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I am having a blast interviewing young people with a mission. Not only are these kids passionate about something; they are taking their passions and turning them into money-making ventures.
Today I want to tell you about Jo. This 12 year old is not normal–if you get my meaning. Oh, he loves to watch movies and play video games and hang out with friends. But that only comes after his birds.
Jo got turned on to chickens when he met some bantams, purchased a few of his own, entered them into the county fair and took home blue ribbons. But this kid didn’t stop there. He wanted more. And, he wanted to share his love with others.
After working a weekend for his brother, clearing pasture and putting up fencing, Jo used his earnings to purchase an incubator. That simple piece of equipment took his passion to a new level. First, he hatched out a new flock of bantams for himself. Then, he hatched a bunch of laying hens for his mama. Next, he realized that if he sold a dozen eggs he made $3.50. But if he hatched a dozen eggs and sold the chicks, he could make $42. If you could choose between $3.50 and $42, which would you take?
An Entrepreneur is Born
Jo saw an ad on Craigslist for quail. When he went to purchase them, the woman selling them was aghast that he pulled his own money out of his own wallet to pay her. “You mean he’s got to pay for them himself?” she asked. “It’s his business,” his mother replied.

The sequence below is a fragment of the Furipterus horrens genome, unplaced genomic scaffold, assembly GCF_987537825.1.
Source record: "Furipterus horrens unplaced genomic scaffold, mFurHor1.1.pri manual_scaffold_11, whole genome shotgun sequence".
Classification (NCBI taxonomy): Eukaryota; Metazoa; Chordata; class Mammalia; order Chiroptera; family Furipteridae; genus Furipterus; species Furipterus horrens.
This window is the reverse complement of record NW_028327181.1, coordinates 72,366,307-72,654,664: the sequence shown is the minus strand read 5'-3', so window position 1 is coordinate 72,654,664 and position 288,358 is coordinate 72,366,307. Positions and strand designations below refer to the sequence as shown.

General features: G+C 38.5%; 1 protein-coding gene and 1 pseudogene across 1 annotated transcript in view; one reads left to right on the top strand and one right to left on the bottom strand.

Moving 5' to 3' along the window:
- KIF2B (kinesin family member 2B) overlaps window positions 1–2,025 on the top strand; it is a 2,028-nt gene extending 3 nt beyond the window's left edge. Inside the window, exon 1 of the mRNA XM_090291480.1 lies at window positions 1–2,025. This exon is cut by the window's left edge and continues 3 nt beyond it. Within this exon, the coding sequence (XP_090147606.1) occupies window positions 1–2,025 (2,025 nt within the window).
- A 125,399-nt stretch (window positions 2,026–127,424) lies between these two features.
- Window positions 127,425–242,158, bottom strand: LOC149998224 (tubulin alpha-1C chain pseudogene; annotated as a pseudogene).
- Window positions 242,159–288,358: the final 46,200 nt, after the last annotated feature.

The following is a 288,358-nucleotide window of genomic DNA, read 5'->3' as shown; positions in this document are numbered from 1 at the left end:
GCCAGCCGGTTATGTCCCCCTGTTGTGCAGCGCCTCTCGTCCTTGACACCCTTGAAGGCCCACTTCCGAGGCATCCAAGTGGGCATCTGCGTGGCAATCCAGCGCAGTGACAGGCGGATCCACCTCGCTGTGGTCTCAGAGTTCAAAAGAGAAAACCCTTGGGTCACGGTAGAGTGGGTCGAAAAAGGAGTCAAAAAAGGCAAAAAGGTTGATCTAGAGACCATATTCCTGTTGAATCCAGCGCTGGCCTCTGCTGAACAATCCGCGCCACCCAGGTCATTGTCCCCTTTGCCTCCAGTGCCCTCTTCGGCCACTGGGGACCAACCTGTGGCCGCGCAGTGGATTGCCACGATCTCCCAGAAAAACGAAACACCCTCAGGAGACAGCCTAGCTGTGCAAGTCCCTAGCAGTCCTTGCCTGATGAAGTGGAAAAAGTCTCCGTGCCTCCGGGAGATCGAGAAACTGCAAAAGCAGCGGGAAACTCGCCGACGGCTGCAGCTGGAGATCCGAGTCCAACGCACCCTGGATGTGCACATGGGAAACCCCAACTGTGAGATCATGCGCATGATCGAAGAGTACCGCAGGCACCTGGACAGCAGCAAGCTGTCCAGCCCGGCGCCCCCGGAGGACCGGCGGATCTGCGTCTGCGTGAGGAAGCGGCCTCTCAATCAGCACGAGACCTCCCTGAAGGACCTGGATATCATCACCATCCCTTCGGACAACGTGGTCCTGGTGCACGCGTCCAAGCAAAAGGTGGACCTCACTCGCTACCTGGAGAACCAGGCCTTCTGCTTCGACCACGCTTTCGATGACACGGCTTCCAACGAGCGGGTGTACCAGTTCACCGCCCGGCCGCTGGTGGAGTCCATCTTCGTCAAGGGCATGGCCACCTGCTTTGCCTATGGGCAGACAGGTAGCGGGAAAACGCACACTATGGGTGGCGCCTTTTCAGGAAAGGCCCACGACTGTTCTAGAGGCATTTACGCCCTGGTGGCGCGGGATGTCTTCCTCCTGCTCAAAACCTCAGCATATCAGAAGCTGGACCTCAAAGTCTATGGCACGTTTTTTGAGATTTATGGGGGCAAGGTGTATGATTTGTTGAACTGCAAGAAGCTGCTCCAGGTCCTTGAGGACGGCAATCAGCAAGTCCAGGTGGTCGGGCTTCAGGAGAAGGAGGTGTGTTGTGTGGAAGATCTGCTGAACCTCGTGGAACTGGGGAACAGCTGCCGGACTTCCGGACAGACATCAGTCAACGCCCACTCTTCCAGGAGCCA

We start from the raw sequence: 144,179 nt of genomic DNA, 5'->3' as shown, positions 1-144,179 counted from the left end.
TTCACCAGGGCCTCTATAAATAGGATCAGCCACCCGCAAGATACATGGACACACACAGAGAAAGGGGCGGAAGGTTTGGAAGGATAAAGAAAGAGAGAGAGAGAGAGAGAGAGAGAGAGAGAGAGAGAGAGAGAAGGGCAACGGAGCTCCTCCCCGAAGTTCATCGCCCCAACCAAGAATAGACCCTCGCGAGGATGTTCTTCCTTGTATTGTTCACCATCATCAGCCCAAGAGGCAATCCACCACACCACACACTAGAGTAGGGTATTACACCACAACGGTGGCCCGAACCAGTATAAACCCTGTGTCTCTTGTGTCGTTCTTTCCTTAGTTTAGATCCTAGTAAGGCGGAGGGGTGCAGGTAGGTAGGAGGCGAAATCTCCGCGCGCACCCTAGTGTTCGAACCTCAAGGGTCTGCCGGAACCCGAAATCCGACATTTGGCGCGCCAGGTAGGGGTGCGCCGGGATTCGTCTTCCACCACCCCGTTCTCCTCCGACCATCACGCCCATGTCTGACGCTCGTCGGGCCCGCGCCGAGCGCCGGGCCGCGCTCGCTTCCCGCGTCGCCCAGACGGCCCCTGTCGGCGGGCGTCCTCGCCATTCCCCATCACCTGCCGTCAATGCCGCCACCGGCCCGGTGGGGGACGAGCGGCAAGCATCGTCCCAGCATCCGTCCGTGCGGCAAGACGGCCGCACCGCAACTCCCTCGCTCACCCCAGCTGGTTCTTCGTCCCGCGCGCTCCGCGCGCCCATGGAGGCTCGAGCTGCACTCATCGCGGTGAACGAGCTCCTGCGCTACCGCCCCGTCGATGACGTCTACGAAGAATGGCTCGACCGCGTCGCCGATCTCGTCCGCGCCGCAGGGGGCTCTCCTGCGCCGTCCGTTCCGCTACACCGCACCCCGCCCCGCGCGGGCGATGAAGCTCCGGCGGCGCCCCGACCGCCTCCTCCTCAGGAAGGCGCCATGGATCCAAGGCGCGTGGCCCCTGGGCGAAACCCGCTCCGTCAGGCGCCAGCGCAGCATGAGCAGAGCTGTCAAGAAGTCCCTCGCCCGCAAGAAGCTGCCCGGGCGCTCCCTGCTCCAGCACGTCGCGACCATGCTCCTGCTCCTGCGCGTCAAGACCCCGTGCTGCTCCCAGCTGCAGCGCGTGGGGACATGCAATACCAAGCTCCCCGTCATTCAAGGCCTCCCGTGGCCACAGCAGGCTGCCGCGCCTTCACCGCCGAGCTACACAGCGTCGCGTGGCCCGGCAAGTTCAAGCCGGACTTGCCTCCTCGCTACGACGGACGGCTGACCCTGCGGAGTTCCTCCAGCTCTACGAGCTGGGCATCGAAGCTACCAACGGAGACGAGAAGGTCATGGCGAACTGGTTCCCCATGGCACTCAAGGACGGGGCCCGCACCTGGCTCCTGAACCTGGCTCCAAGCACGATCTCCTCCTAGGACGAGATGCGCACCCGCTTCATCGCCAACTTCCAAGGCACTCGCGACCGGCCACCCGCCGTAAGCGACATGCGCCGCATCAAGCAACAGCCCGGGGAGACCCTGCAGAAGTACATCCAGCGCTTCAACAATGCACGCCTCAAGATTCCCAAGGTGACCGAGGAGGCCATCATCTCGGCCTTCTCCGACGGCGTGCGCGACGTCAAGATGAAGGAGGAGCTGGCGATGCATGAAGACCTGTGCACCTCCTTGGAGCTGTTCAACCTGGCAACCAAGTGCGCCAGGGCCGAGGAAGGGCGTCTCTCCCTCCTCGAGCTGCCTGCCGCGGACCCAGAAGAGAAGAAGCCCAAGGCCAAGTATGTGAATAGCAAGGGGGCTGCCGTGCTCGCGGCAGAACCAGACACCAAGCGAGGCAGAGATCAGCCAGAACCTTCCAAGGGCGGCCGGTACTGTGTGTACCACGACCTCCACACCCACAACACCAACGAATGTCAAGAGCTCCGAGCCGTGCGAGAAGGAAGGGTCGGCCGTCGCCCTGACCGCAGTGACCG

Jo loved his new little birds and spent hours watching them in the pen. But that wasn’t enough. He wanted to hatch quail. You cannot hatch out two different types of birds in the same incubator at the same time because they require different temperature and humidity settings. So after selling his first batch of chicken chicks, Jo bought himself a second incubator. His mama said she feels like she lives in a poultry house–two incubators going in the living room, tubs of chicks lining the walls in the laundry room, the constant chirping of little birds.
It took him three tries to hatch a batch of quail (He’s working with the cheapest of equipment here, folks.) but he did it. They sold the next day! Then those customers gave him a dozen guinea eggs.
So far, Jo has sold his chicks word-of-mouth and he has a waiting list of potential customers. But when the second batch of quail didn’t sell instantaneously, he put a flier on the bulletin board at his local feed store and asked his mother to post them on Facebook.
What do you think? Is this boy going places? Have any incubator stories you’d like to share? We’d love to hear them.
This post is linked to the Homestead Barn Hop.